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Obituary: Stephen Candiloro, Sr., Plating Industrial Giant

Stephen Candiloro, Sr., one of the plating industry’s technical giants, suffered a fatal heart attack on Feb. 6. He was 77. During the latter half of his 60-year career in plating, Candiloro was the technical heart of the team that propelled Epner Technology, Inc., Brooklyn, N.Y., into its second century as one of the world’s leading high-tech contract electroplaters.

After serving in the Army, Candiloro achieved a degree in chemical engineering from Newark College of Engineering and was employed as a lab technician at Westinghouse Electric Corp. In the ensuing years, and through a variety of laboratory assignments, he was hired as a plating process troubleshooter by Grumman aircraft company.

Candiloro became part of the job plating industry in 1965 and never looked back, opening his own chrome plating shop in 1973. After “partner trouble” caused the demise of that firm, Candiloro went on to become the quality control manager of a large plating job shop on Long Island. In 1979, a chance meeting with David Epner, president of Epner Technology, led to a position of plant manager with a promise of an equity position—“if things worked out.”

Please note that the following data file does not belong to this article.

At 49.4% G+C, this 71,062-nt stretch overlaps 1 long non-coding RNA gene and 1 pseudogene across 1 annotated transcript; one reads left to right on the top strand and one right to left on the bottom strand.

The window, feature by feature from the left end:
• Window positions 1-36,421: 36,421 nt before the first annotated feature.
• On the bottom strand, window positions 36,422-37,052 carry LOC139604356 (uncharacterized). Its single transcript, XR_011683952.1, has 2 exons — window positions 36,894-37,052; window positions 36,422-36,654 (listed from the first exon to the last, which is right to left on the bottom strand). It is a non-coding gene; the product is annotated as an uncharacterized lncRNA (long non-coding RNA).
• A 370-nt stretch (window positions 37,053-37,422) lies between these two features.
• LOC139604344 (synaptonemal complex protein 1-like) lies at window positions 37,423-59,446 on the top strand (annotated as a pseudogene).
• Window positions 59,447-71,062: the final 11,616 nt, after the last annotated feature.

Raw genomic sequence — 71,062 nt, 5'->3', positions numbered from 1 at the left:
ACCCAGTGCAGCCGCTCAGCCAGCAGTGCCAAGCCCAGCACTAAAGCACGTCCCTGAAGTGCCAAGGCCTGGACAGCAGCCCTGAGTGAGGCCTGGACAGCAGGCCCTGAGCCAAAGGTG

Indeed, they did. Candiloro’s talent and dedication earned him a full partnership in the company, and in 2001 he moved up to vice president of research and development. His innate curiosity, coupled with his incredible depth of plating experience, led to the development of Laser Gold, the world’s gold standard for infrared reflective performance. This technology alone propelled Epner Technology to a unique position in the world of aerospace and high-tech plating.

Candiloro’s work developing techniques to plate on difficult substrates, such as titanium, molybdenum, and particularly the engineering plastics, has permitted Epner to secure its position as the leading “go-to” shop for such customers as Lockheed, Raytheon, Boeing, Northrop Grumman, and NASA.

As David Epner has often said, “What Steve has forgotten about plating, our competitors wish they knew.”

Candiloro was a member of the AESF and countless other philanthropic and business organizations. He is survived by his wife, eight grand children, a daughter, and his son Steve, Jr., Epner Technology’s plant manager.

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